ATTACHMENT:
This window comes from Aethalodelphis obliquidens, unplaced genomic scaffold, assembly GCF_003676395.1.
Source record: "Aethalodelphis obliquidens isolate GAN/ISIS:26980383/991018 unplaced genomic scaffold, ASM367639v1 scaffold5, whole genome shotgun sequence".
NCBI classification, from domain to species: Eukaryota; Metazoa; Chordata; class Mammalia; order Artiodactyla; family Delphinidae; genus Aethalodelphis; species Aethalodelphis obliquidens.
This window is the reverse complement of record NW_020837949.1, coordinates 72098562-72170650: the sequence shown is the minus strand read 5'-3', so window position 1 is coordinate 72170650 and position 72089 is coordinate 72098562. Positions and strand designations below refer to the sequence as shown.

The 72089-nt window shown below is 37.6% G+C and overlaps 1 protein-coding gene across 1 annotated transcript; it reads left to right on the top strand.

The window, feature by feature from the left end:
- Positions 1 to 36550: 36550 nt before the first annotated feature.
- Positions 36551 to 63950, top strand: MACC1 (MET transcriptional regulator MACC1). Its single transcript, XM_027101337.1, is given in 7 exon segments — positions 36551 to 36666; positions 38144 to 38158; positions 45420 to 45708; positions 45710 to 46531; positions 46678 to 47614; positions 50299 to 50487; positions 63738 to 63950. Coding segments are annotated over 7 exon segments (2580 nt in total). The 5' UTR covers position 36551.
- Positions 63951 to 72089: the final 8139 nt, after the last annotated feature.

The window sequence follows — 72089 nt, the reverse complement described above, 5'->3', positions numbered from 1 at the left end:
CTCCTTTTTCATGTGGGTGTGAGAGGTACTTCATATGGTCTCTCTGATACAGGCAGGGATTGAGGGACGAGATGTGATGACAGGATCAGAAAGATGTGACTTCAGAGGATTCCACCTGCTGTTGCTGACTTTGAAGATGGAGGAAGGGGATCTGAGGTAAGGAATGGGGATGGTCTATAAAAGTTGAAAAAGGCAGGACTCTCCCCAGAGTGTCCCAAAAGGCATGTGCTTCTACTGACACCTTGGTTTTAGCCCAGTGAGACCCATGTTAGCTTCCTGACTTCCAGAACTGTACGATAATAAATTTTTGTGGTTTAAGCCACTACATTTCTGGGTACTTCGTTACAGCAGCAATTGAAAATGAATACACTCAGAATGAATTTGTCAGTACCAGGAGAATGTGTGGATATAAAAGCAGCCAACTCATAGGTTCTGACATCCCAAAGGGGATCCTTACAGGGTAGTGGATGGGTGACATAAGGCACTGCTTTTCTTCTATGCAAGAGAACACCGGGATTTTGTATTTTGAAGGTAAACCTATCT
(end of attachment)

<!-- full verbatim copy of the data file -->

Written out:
This window comes from Aethalodelphis obliquidens, unplaced genomic scaffold, assembly GCF_003676395.1.
Source record: "Aethalodelphis obliquidens isolate GAN/ISIS:26980383/991018 unplaced genomic scaffold, ASM367639v1 scaffold5, whole genome shotgun sequence".
NCBI classification, from domain to species: Eukaryota; Metazoa; Chordata; class Mammalia; order Artiodactyla; family Delphinidae; genus Aethalodelphis; species Aethalodelphis obliquidens.
This window is the reverse complement of record NW_020837949.1, coordinates 72098562-72170650: the sequence shown is the minus strand read 5'-3', so window position 1 is coordinate 72170650 and position 72089 is coordinate 72098562. Positions and strand designations below refer to the sequence as shown.

The 72089-nt window shown below is 37.6% G+C and overlaps 1 protein-coding gene across 1 annotated transcript; it reads left to right on the top strand.

The window, feature by feature from the left end:
- Positions 1 to 36550: 36550 nt before the first annotated feature.
- Positions 36551 to 63950, top strand: MACC1 (MET transcriptional regulator MACC1). Its single transcript, XM_027101337.1, is given in 7 exon segments — positions 36551 to 36666; positions 38144 to 38158; positions 45420 to 45708; positions 45710 to 46531; positions 46678 to 47614; positions 50299 to 50487; positions 63738 to 63950. Coding segments are annotated over 7 exon segments (2580 nt in total). The 5' UTR covers position 36551.
- Positions 63951 to 72089: the final 8139 nt, after the last annotated feature.

The window sequence follows — 72089 nt, the reverse complement described above, 5'->3', positions numbered from 1 at the left end:
CTCCTTTTTCATGTGGGTGTGAGAGGTACTTCATATGGTCTCTCTGATACAGGCAGGGATTGAGGGACGAGATGTGATGACAGGATCAGAAAGATGTGACTTCAGAGGATTCCACCTGCTGTTGCTGACTTTGAAGATGGAGGAAGGGGATCTGAGGTAAGGAATGGGGATGGTCTATAAAAGTTGAAAAAGGCAGGACTCTCCCCAGAGTGTCCCAAAAGGCATGTGCTTCTACTGACACCTTGGTTTTAGCCCAGTGAGACCCATGTTAGCTTCCTGACTTCCAGAACTGTACGATAATAAATTTTTGTGGTTTAAGCCACTACATTTCTGGGTACTTCGTTACAGCAGCAATTGAAAATGAATACACTCAGAATGAATTTGTCAGTACCAGGAGAATGTGTGGATATAAAAGCAGCCAACTCATAGGTTCTGACATCCCAAAGGGGATCCTTACAGGGTAGTGGATGGGTGACATAAGGCACTGCTTTTCTTCTATGCAAGAGAACACCGGGATTTTGTATTTTGAAGGTAAACCTATCT